Article by Jake Shanley, current BIC student
This past summer, I had the chance to travel to Europe for two weeks on a Christian pilgrimage. Every 3 years, 2.5 million young Catholic Christians (usually between 15 to 25 years old) travel to a designated place in the world for an event called “World Youth Day.” This past summer, the destination was Krakow, Poland. While there are many things I could talk about, I want to discuss my time in Auschwitz and how it relates to the theme of the pilgrimage: God’s Mercy.
The concentration camp Auschwitz is located two or so hours outside of Krakow. I’ll attempt to describe our moment there. As you walk into the camp of Auschwitz, the foreboding sign “Arbeit macht frei” hangs over the archway. It’s an obvious lie—“work sets you free”—used by the Nazis to coerce Jewish and other religious and ethnic prisoners to work until their deaths. While walking around one can read signs describing the function of certain buildings. “This was a gas chamber,” or “this was where the Jewish prisoners lived.”
There’s a sign on the corner of a bare wall on one of the buildings, with a picture of a Catholic priest, named Maximilian Kolbe. He had been captured by the Nazis and taken to Auschwitz, and ministered to other prisoners with spiritual help during their occupation. One day, a prisoner escaped, and the concentration camp staff decided to execute twelve Jewish prisoners in his place. One man started weeping, crying out that he had a wife and kids, and they would be fatherless and have no way of support for themselves. Maximilian Kolbe stepped out of a group watching the execution, and volunteered to take the man’s place instead. For two weeks, Kolbe and the prisoners were sent to a “starving room,” where they would be starved out until their deaths. Kolbe was the last one to survive, and was injected by the guards with a lethal injection of carbolic acid to finish him off.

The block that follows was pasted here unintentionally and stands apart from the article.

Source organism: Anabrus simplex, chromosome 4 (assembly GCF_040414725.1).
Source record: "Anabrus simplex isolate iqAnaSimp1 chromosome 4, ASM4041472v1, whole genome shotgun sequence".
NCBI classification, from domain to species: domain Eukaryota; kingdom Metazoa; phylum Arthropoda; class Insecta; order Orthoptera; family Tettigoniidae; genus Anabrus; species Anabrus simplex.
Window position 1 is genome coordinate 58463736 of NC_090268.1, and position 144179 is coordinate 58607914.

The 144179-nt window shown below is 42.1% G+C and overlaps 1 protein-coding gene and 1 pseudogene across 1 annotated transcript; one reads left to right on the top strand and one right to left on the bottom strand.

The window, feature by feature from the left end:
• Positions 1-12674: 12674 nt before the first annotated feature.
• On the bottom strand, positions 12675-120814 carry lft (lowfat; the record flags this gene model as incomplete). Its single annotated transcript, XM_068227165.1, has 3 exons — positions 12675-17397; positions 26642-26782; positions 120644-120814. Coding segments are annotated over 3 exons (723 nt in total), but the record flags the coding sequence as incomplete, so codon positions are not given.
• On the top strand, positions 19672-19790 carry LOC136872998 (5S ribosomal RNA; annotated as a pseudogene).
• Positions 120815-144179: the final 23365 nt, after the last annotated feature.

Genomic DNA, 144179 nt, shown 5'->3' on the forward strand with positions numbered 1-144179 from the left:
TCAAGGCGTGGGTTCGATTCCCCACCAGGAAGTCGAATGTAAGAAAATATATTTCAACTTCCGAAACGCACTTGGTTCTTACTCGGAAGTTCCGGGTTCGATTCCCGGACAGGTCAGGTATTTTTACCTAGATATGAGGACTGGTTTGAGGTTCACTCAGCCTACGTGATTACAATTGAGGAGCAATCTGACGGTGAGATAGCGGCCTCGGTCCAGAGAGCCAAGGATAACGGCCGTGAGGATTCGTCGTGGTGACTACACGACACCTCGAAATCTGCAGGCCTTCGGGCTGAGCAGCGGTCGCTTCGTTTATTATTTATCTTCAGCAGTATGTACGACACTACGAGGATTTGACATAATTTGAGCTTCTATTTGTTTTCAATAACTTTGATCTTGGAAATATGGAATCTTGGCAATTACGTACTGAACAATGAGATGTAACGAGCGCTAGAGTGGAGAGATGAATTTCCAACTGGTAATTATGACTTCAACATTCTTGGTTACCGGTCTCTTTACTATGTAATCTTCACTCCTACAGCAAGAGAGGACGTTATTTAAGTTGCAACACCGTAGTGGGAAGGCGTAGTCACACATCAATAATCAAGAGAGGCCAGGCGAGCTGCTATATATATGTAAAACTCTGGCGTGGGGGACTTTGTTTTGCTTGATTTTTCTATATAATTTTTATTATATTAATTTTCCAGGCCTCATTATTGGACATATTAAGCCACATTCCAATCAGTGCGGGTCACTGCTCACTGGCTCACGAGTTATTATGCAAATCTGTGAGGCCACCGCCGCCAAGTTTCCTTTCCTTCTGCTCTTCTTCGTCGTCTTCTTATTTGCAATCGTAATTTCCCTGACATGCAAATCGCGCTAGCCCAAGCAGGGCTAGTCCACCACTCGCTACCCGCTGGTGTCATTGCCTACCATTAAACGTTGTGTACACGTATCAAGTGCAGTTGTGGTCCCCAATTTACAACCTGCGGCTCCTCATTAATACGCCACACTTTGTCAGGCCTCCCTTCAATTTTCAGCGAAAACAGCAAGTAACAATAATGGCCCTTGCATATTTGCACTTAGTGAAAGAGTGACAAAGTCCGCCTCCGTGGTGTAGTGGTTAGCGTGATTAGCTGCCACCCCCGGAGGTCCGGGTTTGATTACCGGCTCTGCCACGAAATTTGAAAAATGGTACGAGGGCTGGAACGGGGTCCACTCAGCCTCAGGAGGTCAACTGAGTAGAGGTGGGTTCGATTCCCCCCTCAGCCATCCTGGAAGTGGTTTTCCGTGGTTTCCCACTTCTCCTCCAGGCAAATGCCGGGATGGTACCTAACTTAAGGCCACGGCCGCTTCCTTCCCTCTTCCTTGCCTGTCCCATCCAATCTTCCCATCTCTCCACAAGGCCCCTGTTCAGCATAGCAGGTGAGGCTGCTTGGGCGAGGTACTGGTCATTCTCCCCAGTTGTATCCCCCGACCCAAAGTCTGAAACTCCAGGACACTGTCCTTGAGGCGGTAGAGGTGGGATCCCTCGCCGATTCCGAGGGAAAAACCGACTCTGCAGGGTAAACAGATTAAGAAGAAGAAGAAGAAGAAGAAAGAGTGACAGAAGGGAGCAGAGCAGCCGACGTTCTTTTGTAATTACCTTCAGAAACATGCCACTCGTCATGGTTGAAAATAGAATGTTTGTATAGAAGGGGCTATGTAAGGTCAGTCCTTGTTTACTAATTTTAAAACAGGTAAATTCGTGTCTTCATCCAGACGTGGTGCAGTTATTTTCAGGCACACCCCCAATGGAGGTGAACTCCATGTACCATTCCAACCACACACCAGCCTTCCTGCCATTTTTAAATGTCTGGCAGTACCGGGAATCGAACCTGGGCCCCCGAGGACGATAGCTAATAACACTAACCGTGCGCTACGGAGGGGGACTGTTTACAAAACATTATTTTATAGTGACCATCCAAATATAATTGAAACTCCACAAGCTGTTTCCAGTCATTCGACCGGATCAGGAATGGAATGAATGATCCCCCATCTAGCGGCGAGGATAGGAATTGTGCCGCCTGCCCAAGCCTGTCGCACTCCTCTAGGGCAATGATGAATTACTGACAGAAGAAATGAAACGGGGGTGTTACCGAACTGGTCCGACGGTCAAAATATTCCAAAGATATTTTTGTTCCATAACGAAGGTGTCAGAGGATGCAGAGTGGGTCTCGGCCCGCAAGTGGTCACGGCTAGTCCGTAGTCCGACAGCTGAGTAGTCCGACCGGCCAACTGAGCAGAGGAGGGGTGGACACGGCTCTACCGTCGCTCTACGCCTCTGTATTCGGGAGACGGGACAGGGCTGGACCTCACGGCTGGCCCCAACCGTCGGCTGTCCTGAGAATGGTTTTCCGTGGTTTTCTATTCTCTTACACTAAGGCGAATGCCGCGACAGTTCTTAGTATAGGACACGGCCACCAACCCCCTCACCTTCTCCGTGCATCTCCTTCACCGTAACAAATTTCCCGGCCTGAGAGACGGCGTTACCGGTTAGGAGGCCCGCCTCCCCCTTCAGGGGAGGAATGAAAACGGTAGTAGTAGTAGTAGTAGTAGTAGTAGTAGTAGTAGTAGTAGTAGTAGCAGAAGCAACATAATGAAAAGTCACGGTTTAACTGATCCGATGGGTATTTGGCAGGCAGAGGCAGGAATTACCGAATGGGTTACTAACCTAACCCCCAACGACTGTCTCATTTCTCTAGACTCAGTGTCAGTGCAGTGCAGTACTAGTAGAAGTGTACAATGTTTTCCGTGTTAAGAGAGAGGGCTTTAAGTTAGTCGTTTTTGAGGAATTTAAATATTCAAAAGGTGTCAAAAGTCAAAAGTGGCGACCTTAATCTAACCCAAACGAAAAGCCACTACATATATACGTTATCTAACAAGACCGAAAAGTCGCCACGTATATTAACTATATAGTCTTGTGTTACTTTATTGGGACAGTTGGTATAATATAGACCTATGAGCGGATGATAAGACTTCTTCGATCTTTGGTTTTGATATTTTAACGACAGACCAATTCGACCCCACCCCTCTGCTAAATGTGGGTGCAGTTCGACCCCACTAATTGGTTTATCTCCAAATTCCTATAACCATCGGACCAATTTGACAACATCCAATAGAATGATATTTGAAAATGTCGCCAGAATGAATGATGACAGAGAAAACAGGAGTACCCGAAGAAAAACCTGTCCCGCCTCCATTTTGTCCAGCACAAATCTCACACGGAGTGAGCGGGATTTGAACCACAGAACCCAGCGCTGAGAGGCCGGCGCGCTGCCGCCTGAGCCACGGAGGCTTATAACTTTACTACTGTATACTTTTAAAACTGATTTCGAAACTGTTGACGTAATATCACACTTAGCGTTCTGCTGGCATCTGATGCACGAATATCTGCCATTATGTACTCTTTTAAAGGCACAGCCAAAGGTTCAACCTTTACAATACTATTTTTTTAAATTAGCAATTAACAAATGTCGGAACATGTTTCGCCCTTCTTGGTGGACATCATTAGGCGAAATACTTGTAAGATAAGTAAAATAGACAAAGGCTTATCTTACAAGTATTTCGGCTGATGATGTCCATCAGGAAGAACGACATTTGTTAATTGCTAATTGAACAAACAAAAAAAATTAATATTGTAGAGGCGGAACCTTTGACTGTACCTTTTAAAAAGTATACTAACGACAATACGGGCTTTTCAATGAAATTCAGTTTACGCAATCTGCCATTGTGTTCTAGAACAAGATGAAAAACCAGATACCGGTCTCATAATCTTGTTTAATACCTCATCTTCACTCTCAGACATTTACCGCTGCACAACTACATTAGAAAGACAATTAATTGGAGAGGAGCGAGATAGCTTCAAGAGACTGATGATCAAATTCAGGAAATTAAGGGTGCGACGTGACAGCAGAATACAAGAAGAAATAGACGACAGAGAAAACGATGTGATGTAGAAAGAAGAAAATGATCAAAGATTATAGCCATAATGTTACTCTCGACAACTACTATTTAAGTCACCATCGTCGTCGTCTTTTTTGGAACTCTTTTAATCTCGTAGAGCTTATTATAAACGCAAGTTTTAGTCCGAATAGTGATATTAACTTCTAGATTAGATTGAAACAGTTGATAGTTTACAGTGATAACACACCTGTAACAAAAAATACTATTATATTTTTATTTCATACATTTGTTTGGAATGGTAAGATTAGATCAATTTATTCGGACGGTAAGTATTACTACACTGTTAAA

Seeing the site of his martyrdom, and all of the other one million Jewish prisoners, begged multiple questions. One we had to ask was this: for a pilgrimage revolving around “God’s Mercy,” where was His Mercy in all of this?
God’s mercy lies in the fact that every single person is made in His image—Nazi ideology distorted this truth. The example of Maximilian Kolbe and similar figures like Dietrich Bonheoffer shows that this truth extends to every person regardless of race, religion, or class. As BIC students, when we read the holy book of a different religion in World Cultures or simply converse with someone we do not agree with, we need to “love our neighbor” and not let differences get in the way seeing every person through the lens of God’s Mercy. Auschwitz did not happen overnight—it occurred from German citizens forgetting to love daily across the differences around them, and recognizing the dignity of all people made in His Image.
Jake Shanley is a sophomore BIC student majoring in philosophy.